The house was pretty much set, I just had to move a few things around. The kitchen utilities were laid out neatly; I didn’t know the purpose of many, made a mental note to video call ma. There weren’t many street lights around and I saw two neighbouring houses, one of which looked uninhabited. I was told that my house has a frontyard and a backyard, it was unnecessarily huge I thought. Morning would be a good time to figure things out.
Even before I was done taking a tour of the house, the husband told me that we had been summoned to the headquarters, I was to pack for a week; a long list of instructions followed thereafter. I lost interest midway and made him pack my bag. He reluctantly obliged.
On our way the next morning, I was given a verbal list of Do’s and Don’ts; what was awaiting me, how I was to greet people, who I was supposed to address first, so on and so forth. Listening to it was exhausting, like writing a math test which I had miserably failed in the past. I was told that we were to enter from a gate that was only meant for vvips and another long list of big names followed. It’s a gate, I thought, I could climb a wall for all I care. I generally say things in my head first and then say it out loud, this didn’t feel like something that should have been uttered at all. Remember, I had to be all kinds of fancy.
In all of this, I almost didn’t see how beautiful the mountains were. I tried remembering the last time I had been to the mountains, it was many years ago. It felt nice to be back.
Little anecdotes followed as we moved ahead. “We avoid traveling at night, it’s not safe”, “you see that range there…that’s pirpanjal”, “It is believed that this temple protects the inhabitants”. We were to stop there and say our prayers. It felt strange to look beyond the beauty and hear his perspective. It was new to me.
The welcome at the vvip entrance was a warm one. The ladies were most cordial and welcoming. A welcome party was to be organised in the evening, formal invitations had been sent out for it. I was absolutely in awe of the officers mess. Right in the middle of the mountains, a lawn and a place to read. When I called up my bestie from the other world to tell her about this welcome party, all I heard was “free booze”.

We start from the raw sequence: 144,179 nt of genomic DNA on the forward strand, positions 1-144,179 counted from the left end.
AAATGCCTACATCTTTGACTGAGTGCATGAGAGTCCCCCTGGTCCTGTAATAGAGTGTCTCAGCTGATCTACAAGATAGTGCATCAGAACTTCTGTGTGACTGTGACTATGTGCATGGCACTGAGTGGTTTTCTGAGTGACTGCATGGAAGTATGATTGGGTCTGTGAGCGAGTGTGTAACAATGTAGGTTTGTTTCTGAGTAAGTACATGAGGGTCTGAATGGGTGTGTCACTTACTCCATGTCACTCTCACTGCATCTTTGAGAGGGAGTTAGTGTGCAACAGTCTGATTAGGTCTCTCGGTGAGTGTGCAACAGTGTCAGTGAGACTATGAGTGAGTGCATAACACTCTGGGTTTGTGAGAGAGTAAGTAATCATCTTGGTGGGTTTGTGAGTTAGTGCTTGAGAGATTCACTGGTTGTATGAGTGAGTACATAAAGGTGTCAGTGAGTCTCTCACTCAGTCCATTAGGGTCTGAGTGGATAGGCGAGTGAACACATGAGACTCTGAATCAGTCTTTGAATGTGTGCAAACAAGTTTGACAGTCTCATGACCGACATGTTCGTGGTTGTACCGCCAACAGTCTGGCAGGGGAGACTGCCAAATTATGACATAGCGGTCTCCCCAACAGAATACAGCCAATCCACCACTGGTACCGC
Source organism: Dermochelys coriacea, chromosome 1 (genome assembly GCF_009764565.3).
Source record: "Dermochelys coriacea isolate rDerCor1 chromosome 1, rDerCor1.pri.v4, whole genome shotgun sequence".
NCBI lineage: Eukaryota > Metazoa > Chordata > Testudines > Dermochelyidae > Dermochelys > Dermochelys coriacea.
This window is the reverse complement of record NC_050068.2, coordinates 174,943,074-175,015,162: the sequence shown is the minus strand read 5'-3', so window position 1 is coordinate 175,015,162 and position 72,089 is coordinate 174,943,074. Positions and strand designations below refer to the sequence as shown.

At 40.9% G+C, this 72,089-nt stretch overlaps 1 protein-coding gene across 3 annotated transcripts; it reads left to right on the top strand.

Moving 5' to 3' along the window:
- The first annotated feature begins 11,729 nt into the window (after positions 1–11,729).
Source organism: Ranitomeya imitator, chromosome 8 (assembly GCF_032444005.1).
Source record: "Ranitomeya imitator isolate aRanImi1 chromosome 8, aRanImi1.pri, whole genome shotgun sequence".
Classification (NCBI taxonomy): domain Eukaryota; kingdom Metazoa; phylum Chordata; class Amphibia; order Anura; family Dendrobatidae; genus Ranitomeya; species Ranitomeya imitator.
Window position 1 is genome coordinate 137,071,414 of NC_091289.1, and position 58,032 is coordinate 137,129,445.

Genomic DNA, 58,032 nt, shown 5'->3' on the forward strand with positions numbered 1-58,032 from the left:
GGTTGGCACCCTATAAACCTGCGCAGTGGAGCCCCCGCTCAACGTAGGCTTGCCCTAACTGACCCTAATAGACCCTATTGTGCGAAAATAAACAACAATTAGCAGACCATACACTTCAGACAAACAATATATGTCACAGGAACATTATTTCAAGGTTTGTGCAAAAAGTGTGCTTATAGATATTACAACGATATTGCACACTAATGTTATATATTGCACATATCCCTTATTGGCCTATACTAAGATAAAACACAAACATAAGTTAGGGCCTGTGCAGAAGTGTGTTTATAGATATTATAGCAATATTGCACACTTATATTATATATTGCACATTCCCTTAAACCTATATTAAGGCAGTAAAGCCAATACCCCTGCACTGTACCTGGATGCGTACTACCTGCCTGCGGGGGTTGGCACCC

I neatly laid out my best clothing. Tried doing my hair but it has a mind of it’s own so I quit. I almost forgot to mention how cold it was. I come from a place where winters are breezy, like spring and some days are sweaty as well. This place, however, was brutal. I was continuously shivering. I had layers of clothing which was disappointing because I looked like a bloated mascot of sorts but I didn’t want to die. I could sit on fire and still be cold. It was bad. My only hope for survival was some good old “booze”.
Ready to march out, I did a final check, got the husband to compliment me and wish me luck. I saw some new faces and exchanged pleasantries. While I was being complimented on the threadwork on my clothing, a senior officer came and asked me if I would like “fresh kinnu juice or a soft drink”. I didn’t know what kinnu was but sounded like a fruit so I agreed to it. The “booze” would come later may be. Kinnu is orange, plain and simple. New word for today. “Booze” was free flowing like the Chenab on the other side of the table. The gentlemen spoke about everything under the world and we spoke about different cities. By then I had realized that kinnu was all I would get. The second time someone asked me if I would like a refill, “Please add some ice to this fresh kinnu juice because the weather isn’t enough to kill me” I thought to myself. “Sure, this juice is so fresh”, I exclaimed. I was looking at my husband angrily while he sat sipping away like a sly fox.